Many good CML treatments can help control your disease so you can lead a normal life. To find the best treatment for you, you'll work closely with a specialist called a hematologist-oncologist, a doctor with special training in blood diseases such as cancer.
The goal in treating CML is to destroy cells that contain the BCR-ABL gene, which leads to too many abnormal white blood cells.
Oropharyngeal cancer is uncommon and typically involves patients in the fifth through seventh decades of life; men are afflicted three to five times more often than women.[1,2,3]
Similar to other cancers of the head and neck, tobacco and alcohol abuse represent the most significant risk factors for the development of oropharyngeal cancer.[3,4] (Refer to the PDQ summaries on Hypopharyngeal Cancer Treatment and Lip and Oral Cavity Cancer Treatment for more information.) Other risk factors may include:
Your CML treatment will probably start with a type of drug called a tyrosine kinase inhibitor (TKI). TKIs block tyrosine kinase, the protein made by the BCR-ABL gene that leads to too many abnormal blood cells. Your doctor will likely prescribe a TKI such as bosutinib (Bosulif), dasatinib (Sprycel), imatinib (Gleevec), nilotinib (Tasigna), or ponatinib (Iclusig).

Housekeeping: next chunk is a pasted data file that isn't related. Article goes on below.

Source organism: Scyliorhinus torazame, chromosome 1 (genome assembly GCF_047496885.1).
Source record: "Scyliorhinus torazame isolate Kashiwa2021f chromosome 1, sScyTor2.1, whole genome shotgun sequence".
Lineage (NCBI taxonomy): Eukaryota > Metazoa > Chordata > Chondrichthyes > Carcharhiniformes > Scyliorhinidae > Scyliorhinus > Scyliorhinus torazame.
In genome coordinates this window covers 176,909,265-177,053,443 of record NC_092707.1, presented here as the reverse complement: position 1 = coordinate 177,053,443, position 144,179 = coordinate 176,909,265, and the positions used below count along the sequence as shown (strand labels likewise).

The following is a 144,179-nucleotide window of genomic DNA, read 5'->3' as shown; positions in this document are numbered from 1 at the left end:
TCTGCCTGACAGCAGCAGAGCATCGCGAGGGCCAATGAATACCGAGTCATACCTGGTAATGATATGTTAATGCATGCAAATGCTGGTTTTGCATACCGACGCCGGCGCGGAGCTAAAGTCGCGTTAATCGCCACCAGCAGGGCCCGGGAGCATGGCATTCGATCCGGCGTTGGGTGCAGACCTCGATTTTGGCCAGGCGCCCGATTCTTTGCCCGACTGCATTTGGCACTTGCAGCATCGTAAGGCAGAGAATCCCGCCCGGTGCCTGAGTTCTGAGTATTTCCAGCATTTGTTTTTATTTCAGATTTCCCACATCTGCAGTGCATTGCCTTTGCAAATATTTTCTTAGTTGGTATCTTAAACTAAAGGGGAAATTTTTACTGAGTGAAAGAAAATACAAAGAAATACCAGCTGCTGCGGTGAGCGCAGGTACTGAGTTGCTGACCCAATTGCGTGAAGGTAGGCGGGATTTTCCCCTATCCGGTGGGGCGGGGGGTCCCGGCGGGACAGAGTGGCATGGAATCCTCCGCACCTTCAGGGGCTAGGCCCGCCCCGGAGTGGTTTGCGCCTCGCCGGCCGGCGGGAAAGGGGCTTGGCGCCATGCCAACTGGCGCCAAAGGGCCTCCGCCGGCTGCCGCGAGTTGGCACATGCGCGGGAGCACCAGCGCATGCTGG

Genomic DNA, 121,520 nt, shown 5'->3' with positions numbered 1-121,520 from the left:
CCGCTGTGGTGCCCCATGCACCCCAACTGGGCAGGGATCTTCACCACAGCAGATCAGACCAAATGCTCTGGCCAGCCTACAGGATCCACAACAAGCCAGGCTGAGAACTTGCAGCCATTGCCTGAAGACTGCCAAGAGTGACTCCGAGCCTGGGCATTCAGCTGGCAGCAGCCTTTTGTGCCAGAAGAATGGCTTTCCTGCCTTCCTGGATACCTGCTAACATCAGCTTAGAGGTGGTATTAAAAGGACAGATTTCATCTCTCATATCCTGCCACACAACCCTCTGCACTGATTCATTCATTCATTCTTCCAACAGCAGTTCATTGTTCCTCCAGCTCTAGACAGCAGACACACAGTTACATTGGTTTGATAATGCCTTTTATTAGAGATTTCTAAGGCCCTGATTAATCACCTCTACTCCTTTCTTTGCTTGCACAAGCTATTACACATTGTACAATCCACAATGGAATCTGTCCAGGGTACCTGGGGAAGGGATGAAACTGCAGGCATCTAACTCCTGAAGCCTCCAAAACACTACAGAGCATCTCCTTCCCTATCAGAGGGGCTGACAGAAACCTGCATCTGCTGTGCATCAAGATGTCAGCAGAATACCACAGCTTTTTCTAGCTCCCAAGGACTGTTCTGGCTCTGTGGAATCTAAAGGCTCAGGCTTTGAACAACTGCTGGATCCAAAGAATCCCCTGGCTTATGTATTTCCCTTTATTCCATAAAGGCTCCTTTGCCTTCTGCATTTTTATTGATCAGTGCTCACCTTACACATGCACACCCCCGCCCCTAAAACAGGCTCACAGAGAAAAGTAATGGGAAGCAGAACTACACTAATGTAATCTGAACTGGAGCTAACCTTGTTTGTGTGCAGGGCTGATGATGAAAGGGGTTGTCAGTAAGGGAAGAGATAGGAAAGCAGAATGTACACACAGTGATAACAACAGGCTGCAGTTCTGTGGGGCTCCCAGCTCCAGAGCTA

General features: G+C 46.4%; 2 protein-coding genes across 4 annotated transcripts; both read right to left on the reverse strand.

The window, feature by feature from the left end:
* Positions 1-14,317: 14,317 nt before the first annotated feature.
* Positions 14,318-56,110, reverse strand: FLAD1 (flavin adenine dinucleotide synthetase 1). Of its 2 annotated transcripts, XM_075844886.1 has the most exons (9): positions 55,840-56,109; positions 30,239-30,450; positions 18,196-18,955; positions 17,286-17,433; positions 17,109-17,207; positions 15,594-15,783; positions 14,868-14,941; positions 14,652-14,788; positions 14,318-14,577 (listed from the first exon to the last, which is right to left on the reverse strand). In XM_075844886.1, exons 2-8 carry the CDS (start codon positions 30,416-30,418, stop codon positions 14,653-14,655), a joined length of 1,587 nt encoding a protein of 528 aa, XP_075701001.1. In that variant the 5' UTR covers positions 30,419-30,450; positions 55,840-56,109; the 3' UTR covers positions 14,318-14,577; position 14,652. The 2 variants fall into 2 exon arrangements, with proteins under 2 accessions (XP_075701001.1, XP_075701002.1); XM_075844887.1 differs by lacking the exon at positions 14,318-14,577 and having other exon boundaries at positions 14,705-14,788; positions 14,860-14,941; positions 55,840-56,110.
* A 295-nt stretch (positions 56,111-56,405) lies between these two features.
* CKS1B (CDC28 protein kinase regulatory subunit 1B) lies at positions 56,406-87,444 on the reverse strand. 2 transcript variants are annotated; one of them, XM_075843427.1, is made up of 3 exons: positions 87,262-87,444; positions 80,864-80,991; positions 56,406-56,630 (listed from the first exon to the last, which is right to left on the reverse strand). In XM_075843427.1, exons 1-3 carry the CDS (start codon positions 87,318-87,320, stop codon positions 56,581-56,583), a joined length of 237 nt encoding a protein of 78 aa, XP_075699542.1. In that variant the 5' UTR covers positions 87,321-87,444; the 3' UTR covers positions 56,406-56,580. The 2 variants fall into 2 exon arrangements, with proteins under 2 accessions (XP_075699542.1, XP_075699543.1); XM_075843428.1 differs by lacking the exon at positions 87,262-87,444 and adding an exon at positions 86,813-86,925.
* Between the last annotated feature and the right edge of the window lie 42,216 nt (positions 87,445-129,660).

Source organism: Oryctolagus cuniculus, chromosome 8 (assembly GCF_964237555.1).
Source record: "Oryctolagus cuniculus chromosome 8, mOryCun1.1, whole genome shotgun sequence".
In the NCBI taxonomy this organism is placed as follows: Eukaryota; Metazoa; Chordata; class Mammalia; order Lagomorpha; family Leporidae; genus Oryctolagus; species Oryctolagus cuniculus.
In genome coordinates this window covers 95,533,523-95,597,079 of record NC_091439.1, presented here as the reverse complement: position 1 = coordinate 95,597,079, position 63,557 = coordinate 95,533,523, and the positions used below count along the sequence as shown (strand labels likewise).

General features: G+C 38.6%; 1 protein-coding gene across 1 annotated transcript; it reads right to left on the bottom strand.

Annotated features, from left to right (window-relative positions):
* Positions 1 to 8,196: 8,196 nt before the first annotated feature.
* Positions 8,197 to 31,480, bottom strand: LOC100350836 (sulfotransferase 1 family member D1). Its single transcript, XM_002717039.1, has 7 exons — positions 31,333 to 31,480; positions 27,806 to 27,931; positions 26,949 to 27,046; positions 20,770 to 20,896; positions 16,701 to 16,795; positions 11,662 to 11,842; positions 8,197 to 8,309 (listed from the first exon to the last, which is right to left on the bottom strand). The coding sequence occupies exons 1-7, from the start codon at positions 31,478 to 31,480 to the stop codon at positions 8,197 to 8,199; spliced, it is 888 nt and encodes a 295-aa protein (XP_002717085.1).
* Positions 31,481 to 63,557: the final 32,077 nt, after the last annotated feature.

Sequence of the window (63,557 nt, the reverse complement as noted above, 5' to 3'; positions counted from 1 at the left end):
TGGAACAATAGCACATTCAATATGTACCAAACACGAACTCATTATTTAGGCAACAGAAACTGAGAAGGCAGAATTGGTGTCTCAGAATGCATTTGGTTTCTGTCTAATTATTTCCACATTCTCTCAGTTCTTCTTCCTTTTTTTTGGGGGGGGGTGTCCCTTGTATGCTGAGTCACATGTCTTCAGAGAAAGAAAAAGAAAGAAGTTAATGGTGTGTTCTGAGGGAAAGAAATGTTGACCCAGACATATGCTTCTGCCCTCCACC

Most people respond to these drugs quickly. Your doctor should know within 3 to 6 months if your treatment is working.
If your CML progresses after being treated with two or more other TKIs, your doctor may switch you to omacetaxine mepesuccinate (Synribo). It helps stop the growth of cancerous cells. It’s given by injection under the skin.
You may go into remission while you're taking a TKI. That means that the abnormal gene is no longer in your cells. It doesn't mean that you're cured -- just that your CML is under control.
Always tell your doctor about any side effects or new symptoms.
TKI side effects include:
Nausea and vomiting
Lower blood cell counts
Is Treatment Working?
Among the treatment goals your doctors will seek:
Normal blood cell counts with no abnormal white blood cells -- called a complete hematologic response.
No blood or bone marrow cells containing the Philadelphia chromosome, which creates the BCR-ABL gene. This is called a complete cytogenetic response.
No sign of BCR-ABL in your blood -- also called a complete molecular response.